Elon Musk ordered the disabling of the Internet service system “Starlink” off the coast of Russian-occupied Crimea in 2022 to thwart a Ukrainian attack on the Russian navy in Sevastopol, according to journalist Walter Isaacson in his future biography of Musk. Fragments obtained by CNN.
Aizekson writes in the book, which will be on sale on September 12, that it is claimed that Musk gave a secret order to his company’s engineers to disable the “Starlink” satellite communication network in order to prevent the attack planned by the Ukrainians against Russian ships. Sevastopol port using remotely controlled underwater missiles.
The journalist claims that Ukraine’s underwater missiles “came close to the Russian fleet” but then “hit the ground” without causing any damage to it.
The author of the book writes that Musk did this out of fear of a retaliatory attack from Russia.
It is said that the founder of the SpaceX company contacted Russian officials and gained confidence in these meetings that Russia could use nuclear weapons after such an attack.
Aizekson quotes Musk as saying that satellite communications are not for war.
“Starlink was created so people can watch Netflix, relax, connect to the internet at school, do peaceful things, not for drone attacks,” the billionaire said.
Ukrainians tried to persuade him otherwise, but Musk did not give up.
Musk confirms he prevented Ukraine’s attack on Russian navy
CNN was unable to reach Musk for comment on the allegations. However, Musk confirmed that on the “X” platform an urgent request was received from the Ukrainian government to activate “Starlink” up to Sevastopol; It was clear that the purpose of this request was to attack the Russian fleet. “If I had accepted this request, SpaceX would have been directly involved in a major attack and escalation of the conflict,” he wrote.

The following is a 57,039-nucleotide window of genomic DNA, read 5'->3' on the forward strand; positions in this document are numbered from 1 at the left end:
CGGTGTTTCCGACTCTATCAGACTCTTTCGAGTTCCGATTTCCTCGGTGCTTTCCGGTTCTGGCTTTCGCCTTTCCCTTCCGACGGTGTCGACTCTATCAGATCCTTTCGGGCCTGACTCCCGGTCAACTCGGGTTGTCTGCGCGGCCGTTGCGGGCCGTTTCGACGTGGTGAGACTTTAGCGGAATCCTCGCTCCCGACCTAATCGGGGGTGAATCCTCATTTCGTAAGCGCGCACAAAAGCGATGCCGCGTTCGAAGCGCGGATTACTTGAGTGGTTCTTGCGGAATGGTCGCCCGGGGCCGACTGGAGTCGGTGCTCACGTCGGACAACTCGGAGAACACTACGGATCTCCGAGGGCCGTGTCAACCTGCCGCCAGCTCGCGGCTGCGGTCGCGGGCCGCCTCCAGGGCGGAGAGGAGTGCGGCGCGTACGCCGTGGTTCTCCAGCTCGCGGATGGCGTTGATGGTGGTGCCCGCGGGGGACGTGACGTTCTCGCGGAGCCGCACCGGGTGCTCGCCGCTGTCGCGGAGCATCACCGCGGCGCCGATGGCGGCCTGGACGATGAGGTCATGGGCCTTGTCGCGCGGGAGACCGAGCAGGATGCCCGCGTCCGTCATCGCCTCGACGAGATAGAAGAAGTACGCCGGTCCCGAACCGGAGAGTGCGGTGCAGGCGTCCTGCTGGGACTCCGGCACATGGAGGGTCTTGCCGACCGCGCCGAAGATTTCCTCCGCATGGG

An urgent request came from government officials to activate Starlink up to Sevastopol.
The obvious intention was to sink most of the Russian fleet at anchor.
If I had accepted their request, SpaceX would have been clearly complicit in a major act of war and…
— Elon Musk (@elonmusk) 7 September 2023
In one chapter of the book written by Isaacson and published in the newspaper “Washington Post”, among other things, it is claimed that Musk ordered his engineers to disable the broadcast “Starlink” 100 kilometers from the coast of Crimea.
Musk denied such a version in a post on the “X” platform.
“The Starlink regions in question have not been activated. SpaceX has not disabled anything,” Musk said.
The billionaire also called for a ceasefire in the Russia-Ukraine war on Thursday.
“Both sides must agree to a ceasefire. More and more young Ukrainians and Russians are dying every day to gain or lose small pieces of land with borders barely changing. This is not worth their lives,” Musk said.
Comment of Podoliak, Advisor to the Head of the Presidential Office of Ukraine
Myhailo Podolyak, advisor to the head of the Presidential Office of Ukraine, had harsh words for Mask.
“Sometimes a mistake is more than a mistake,” he notes. “Elon Musk, who intervened in the Starlink operation and prevented Ukrainian drones from destroying part of the Russian military(!) fleet, allowed the same fleet to launch “Kalibr” missiles at Ukrainian cities. The result was the killing of civilians and children. This is ignorance and a big ego “But the question remains: Why are some people so desperate to defend war criminals and their lust for murder? Do they now realize that they are doing evil and encouraging evil?”
Sometimes a mistake is much more than a mistake. By not allowing Ukrainian drones to destroy part of the Russian military(!) fleet #starlink to parasitize @elonmusk this allowed the fleet to fire Kalibr missiles at Ukrainian cities. As a result, civilians, children…
— Mihailo Podolyak (@Podolyak_M) 7 September 2023
Source: Tv Net
I am Joel Fitzgerald, a news website author for The News Dept. I have worked in the media and journalism industry for over 10 years and specialize in world news. My articles have been featured in prominent publications such as The New York Times and The Washington Post, where I am an expert contributor on global affairs.